Philanthropist couple expand its refugee rescue mission to Aegean, Asia

Christopher and Regina Catrambone set up the Migrant Offshore Aid Station to save refugees trying to cross the Mediterranean Sea to Europe. Now they are expanding their efforts.

Umit Bektas/Reuters
Refugees aboard a dinghy sail off for the Greek island of Lesbos as they try to travel from the Turkish territorial waters of the North Aegean Sea Nov. 9.

A Malta-based rescue mission for drowning migrants, set up by a couple of wealthy philanthropists, is expanding its operations to the Aegean Sea between Greece and Turkey, crossed by thousands of migrants every day.

"We are expanding thanks to the overwhelming support we have received from all over the world in the past months," Christopher Catrambone, co-founder of Migrant Offshore Aid Station (MOAS), told the Times of Malta.

European Union leaders began a two-day migration summit in Malta Nov. 11, their latest effort to cope with the biggest influx of migrants since World War II. The United Nations refugee agency (UNHCR) expects 1 million migrants to reach Europe this year.

Mr. Catrambone, an American based in Malta, and his Italian wife, Regina, bought their first ship last year and used it to rescue migrants from rickety boats heading for southern Europe, mainly from Libya.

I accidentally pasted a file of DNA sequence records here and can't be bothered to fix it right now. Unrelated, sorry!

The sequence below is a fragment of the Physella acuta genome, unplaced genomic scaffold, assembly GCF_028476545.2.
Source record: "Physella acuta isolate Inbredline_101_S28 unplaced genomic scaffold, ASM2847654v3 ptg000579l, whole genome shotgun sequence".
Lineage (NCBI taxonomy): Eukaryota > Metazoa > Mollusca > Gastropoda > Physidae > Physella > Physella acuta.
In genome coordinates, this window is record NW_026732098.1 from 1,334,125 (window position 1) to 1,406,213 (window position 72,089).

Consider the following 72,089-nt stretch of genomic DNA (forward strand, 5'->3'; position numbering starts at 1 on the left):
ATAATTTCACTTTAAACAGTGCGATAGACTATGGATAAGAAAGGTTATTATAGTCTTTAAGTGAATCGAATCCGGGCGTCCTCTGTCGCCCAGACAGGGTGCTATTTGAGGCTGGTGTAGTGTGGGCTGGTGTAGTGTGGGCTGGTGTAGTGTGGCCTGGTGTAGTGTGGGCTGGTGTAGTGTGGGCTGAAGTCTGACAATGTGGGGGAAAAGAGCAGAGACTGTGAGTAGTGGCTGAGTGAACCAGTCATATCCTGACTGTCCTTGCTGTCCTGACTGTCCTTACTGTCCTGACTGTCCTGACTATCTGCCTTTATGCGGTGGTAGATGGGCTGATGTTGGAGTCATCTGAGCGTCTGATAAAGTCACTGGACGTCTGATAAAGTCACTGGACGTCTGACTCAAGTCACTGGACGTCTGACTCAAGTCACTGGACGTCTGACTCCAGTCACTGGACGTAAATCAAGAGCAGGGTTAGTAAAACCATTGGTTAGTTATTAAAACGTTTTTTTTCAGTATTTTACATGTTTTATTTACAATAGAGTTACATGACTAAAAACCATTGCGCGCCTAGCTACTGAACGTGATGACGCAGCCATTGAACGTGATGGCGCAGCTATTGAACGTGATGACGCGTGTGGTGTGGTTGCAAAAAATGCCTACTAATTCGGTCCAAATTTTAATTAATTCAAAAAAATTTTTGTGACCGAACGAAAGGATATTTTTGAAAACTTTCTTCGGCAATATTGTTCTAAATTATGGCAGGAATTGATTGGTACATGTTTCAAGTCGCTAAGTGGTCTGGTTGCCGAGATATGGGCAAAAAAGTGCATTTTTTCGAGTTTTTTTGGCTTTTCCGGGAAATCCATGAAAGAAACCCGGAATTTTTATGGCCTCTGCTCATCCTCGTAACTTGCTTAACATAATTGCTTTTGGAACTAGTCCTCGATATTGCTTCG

They said they felt compelled to act following an appeal by Pope Francis after several hundred African migrants drowned off the Italian island of Lampedusa.

Around 6,800 migrants crossed the Aegean to Greece every day in October, the vast majority of them from Syria, Afghanistan, and Iraq, according to the UNHCR.

One of the new boats will be named Aylan after Aylan Kurdi, the Syrian toddler who was photographed dead on a beach near the Turkish resort town of Bodrum in September, generating outrage and sympathy across Europe.

The other will be named Galip after Aylan's older brother, who also drowned trying to reach Greece.

As well as the Aegean mission, the couple plan to renew the mission in the central Mediterranean and establish a new operation in Southeast Asia, where Rohingya Muslims have been fleeing persecution in Myanmar (Burma).

"We now plan to have a presence in all three major migrant crossing routes. Each life we save is a testament to everybody who has donated to turn MOAS into the global NGO it is today," Catrambone told the Times of Malta Nov. 10.

Roughly as many asylum seekers arrived in Europe by sea in October alone – 218,000 – as made the crossing in all of 2014.

• Reporting By Joseph D'Urso, editing by Tim Pearce. This story originally appeared on the website of the Thomson Reuters Foundation, the charitable arm of Thomson Reuters, which covers humanitarian news, women's rights, trafficking, corruption, and climate change. Visit www.trust.org.

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